I've never driven one, but it doesnt matter whether they're good or ****ty, heres the way i'd look at it if i was an o/o: They cost more to maintain and are more likely to have problems than a manual simply because of the airbox and computer. Computer problems happen.

    Hell i have an automatic in my car (1980s technology slushbucket too) and im planning on swapping it to a stick around the same time as turbocharging..hah.

    Please, I'd like to know how they cost more to maintain? Can you please back this up, I drove one from Jan. 2000 until it was traded off in Sept. '08. I was the sole driver of the truck, it was down a total of 5 times for tranny issue, those 5 times amounted to a total of 12 business days, 10 of those days were when the clutch/clutch brake were replaced. The other 4 times amounted to a total of 11 hrs of downtime. My company has 9 Mack daycabs all with Eaton autoshifts, of those nine trucks (ranging from '99 to '04) I'd bet a steak dinner the combined down time for those trucks from tranny issues is under 45 days total. Our two (formerlly 3) freightshaker columbia's with Eaton 10spd manuals have more tranny related down time in the last 2 yrs then that. One spent two weeks at freightliner having the tranny replaced after the gears failed, then another 2 days down for the clutch brake to be replaced and it'll be down for another 2 to 4 days in the spring for a new clutch. The other one spent 3 days down for a clutch brake, plus it's clutch cable has had to be replaced annually because of a poor mounting position that causes it to rub on the frame rail and chaffe to the point of failing.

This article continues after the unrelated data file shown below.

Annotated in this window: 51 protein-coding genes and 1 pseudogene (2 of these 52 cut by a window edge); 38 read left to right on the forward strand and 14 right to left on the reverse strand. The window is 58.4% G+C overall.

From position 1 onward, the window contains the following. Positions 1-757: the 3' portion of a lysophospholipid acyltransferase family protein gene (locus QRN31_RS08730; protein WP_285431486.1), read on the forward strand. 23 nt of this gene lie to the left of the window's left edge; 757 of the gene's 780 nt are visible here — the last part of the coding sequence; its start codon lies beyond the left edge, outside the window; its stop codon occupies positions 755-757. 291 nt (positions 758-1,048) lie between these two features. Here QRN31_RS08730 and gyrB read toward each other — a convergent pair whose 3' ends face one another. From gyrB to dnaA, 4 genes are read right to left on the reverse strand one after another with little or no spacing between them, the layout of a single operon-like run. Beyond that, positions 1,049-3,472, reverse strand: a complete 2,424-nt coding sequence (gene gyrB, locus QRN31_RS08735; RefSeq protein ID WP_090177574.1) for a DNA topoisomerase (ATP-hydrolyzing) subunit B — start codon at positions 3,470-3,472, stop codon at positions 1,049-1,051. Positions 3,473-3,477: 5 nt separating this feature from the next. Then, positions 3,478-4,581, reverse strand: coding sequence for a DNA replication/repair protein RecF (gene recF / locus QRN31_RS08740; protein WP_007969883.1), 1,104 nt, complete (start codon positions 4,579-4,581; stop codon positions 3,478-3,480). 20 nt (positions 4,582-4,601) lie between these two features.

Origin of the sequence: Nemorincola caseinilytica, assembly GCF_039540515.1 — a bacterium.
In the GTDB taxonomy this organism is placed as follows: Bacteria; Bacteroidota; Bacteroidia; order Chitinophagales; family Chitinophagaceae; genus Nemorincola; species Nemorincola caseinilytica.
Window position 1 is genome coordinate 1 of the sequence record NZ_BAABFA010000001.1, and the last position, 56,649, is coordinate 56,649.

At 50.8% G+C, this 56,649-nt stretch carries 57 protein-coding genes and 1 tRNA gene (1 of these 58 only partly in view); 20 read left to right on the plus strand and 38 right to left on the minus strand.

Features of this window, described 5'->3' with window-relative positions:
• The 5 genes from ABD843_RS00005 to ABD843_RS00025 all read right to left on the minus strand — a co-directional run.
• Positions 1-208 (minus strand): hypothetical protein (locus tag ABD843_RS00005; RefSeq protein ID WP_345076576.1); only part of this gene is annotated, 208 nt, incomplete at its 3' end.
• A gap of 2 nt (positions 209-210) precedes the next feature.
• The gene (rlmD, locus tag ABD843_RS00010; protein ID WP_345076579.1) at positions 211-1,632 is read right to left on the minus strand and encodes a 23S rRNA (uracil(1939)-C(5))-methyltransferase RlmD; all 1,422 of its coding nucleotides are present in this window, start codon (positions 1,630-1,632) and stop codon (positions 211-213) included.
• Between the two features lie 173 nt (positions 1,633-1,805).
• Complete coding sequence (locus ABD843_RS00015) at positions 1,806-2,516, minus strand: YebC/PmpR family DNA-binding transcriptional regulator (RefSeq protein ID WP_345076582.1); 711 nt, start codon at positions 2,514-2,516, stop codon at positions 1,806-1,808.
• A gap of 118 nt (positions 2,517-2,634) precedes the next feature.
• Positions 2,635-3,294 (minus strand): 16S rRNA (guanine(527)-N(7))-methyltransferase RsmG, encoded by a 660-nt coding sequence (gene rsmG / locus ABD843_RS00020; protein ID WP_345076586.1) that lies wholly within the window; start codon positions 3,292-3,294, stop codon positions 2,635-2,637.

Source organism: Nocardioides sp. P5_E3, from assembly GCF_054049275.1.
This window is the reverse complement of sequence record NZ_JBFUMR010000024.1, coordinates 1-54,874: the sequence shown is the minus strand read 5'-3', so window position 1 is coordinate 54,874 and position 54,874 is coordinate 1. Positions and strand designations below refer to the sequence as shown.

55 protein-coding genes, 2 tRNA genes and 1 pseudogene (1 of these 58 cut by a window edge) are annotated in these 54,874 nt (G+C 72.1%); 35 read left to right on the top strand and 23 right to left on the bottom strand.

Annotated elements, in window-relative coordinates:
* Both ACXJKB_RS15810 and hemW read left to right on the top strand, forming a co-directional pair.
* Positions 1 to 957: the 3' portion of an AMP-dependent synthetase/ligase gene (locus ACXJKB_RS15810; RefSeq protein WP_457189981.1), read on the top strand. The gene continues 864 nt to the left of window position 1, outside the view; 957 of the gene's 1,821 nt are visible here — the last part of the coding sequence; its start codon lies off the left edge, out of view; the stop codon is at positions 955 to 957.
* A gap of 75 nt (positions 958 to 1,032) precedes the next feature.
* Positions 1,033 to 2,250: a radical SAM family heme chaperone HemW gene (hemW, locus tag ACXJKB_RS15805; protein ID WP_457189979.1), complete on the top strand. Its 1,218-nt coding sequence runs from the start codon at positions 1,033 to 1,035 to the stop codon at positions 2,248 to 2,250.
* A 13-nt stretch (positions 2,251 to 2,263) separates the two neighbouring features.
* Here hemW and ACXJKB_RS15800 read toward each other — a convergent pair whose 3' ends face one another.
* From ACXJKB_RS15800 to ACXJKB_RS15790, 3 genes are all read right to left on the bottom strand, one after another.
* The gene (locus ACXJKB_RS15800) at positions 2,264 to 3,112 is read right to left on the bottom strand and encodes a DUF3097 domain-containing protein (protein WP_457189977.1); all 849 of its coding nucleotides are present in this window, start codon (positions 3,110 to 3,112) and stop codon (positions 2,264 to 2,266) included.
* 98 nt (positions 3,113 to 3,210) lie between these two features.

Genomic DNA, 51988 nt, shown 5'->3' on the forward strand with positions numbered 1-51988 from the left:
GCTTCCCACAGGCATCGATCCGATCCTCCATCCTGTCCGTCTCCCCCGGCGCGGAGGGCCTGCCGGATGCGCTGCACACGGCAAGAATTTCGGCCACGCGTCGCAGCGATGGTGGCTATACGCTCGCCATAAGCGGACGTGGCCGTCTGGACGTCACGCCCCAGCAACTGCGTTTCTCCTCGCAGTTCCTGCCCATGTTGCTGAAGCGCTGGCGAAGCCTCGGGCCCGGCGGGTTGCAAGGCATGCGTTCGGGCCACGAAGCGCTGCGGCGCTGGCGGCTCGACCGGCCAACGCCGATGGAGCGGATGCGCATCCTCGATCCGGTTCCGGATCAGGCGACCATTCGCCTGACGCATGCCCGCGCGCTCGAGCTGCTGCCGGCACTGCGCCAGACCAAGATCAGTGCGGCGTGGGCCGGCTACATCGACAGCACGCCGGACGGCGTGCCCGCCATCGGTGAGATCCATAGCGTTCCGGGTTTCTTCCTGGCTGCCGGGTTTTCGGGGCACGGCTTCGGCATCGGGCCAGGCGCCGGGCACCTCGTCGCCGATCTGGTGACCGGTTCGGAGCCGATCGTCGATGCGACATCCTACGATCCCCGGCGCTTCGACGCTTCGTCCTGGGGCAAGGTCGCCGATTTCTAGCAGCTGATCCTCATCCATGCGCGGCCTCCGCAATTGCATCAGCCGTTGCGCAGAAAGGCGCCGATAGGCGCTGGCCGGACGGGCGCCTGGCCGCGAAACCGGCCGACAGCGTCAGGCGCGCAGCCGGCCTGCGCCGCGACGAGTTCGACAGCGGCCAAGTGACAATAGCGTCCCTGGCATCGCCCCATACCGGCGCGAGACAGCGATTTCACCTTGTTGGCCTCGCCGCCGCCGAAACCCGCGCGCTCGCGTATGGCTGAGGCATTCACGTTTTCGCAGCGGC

4. #34
    Road Train Member striker's Avatar
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    Quote Originally Posted by jerseycowboy View Post
    I know all you real truck drivers don't like auto-shift trans, You think you have to have a 18 speed or your not a real Trucker. Now, if that is the only reason not to drive a auto-shift to me it is pretty lame. So please tell me your experience with them or knowledge about them. I personally have driven a 13 speed, but I was wondering how good they are? the Pros and Cons? Thanks Guys and Gals. Jerseycowboy

    Here's the thing, old time truckers hate change, they would just as soon be strung up from a tree as change. It goes against their nature, they feel that an autoshift tranny is an afront to their man hood. 90% of the one's who #####, cry and complain about them have no exp. in them, and base their complaints on what they heard, not expierenced, about the first gen. of autoshifts.